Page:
You people who are foreign
        Ah got a message to give you when you going
        Spread the word any where you pass
        Tell the world there’s a model nation at last

    One final unifying aspect of Trinidad society is the practice of “liming.”  As one of my students commented, liming is probably the first Trinidadian word which an outsider learns.  However, learning the meaning of the word is not the same as practicing it.  In fact, it is probably an activity which provides a level of self-identity to a Trinidadian that outsiders cannot easily attain.  In a sense, liming, along with carnival and calypso, is a source of personal and national identity.  Liming refers to the activity of gathering together and talking in a public place.  It is a social activity as well as a performance art for there are good limes and bad limes.  The study by Eriksen (1990) refers to liming as the “art of doing nothing.”  Eriksen notes that it depends on shared, spontaneous meanings.   What makes liming a unifier is that it transcends class, social, ethnic, religious, and regional boundaries.  While predominantly a male activity found throughout the country, women are also increasingly becoming involved.  This is an area that researchers would do well to give greater attention.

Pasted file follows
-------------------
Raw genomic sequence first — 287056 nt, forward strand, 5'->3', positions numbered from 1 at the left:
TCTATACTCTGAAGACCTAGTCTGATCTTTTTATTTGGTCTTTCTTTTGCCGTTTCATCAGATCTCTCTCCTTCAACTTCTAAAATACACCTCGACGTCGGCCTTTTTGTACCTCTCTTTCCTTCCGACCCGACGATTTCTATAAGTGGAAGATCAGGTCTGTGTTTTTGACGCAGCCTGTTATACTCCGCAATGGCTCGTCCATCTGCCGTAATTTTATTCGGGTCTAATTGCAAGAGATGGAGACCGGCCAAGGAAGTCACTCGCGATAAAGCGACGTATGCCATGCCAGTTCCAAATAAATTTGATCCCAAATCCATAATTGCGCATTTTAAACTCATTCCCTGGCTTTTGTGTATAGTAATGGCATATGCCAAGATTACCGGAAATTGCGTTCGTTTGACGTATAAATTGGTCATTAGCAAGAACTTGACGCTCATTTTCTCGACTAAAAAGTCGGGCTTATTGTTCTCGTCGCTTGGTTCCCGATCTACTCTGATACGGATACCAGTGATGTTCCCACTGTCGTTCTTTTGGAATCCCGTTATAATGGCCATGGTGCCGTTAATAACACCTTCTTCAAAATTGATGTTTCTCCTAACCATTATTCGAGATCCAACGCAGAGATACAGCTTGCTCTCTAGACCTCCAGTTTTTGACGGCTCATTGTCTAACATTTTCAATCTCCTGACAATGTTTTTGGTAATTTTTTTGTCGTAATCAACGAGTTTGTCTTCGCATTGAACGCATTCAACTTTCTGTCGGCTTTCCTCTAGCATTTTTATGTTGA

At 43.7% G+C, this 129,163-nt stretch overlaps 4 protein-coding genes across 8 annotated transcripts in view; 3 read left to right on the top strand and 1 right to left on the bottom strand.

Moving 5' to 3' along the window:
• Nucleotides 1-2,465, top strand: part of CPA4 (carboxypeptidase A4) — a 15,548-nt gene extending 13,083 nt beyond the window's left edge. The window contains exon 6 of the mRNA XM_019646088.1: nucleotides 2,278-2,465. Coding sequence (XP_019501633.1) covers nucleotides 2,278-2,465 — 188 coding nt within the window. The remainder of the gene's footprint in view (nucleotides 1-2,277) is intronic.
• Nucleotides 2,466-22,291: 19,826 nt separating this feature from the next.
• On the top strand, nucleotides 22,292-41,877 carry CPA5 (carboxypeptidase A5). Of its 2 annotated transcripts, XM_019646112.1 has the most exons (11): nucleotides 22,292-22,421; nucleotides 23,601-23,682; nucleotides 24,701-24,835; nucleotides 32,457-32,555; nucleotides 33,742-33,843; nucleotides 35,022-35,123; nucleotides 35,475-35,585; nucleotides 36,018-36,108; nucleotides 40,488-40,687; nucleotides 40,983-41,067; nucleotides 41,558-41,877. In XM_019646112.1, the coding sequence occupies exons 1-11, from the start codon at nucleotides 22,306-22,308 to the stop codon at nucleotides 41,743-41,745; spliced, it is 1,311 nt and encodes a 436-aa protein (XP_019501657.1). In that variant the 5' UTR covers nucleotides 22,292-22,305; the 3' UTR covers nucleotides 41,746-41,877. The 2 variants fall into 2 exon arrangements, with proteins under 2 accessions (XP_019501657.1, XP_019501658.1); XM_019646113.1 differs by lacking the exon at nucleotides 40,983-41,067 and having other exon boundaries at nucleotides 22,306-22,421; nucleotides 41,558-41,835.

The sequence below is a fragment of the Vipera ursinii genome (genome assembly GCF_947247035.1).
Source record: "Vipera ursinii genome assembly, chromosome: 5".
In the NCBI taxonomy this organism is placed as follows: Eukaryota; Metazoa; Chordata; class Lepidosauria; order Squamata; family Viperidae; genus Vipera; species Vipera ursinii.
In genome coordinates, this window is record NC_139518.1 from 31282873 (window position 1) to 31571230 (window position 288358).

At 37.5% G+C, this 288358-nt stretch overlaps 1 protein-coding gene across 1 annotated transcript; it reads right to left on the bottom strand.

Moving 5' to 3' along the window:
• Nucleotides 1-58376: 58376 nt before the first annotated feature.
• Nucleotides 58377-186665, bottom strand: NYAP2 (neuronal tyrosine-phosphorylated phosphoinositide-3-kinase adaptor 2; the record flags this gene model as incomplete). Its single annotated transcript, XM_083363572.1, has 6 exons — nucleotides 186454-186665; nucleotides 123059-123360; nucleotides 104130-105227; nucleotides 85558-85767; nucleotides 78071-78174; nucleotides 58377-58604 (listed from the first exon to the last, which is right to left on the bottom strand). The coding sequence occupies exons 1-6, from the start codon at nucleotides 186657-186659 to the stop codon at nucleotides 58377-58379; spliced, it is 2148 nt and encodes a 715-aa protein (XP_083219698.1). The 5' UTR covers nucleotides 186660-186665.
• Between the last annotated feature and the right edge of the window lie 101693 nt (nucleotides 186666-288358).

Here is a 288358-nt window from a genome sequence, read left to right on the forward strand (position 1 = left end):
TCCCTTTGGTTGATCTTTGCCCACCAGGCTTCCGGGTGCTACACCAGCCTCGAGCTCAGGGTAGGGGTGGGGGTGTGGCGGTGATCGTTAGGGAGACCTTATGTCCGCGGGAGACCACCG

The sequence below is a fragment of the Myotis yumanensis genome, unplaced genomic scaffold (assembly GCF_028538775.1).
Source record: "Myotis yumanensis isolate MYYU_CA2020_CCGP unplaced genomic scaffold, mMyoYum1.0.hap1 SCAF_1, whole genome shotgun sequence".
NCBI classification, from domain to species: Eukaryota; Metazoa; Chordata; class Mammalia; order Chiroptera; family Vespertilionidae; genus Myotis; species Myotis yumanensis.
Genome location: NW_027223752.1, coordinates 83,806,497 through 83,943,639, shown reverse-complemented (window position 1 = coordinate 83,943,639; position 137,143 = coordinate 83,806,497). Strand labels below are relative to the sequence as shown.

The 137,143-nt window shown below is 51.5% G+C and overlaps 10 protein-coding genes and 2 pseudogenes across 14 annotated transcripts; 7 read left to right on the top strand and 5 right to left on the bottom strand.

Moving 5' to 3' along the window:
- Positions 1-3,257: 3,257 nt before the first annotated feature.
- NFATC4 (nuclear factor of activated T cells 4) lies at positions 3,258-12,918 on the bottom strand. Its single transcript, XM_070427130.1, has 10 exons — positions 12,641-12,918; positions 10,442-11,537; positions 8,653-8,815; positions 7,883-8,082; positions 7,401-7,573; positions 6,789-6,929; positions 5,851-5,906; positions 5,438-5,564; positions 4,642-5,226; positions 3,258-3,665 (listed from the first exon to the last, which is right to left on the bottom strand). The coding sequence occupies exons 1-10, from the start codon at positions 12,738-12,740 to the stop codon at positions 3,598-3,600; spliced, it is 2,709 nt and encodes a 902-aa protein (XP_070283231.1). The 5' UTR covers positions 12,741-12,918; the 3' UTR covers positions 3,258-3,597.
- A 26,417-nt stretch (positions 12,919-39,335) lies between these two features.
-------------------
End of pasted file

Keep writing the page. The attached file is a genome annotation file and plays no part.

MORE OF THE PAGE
Review and Application of Hoftstede: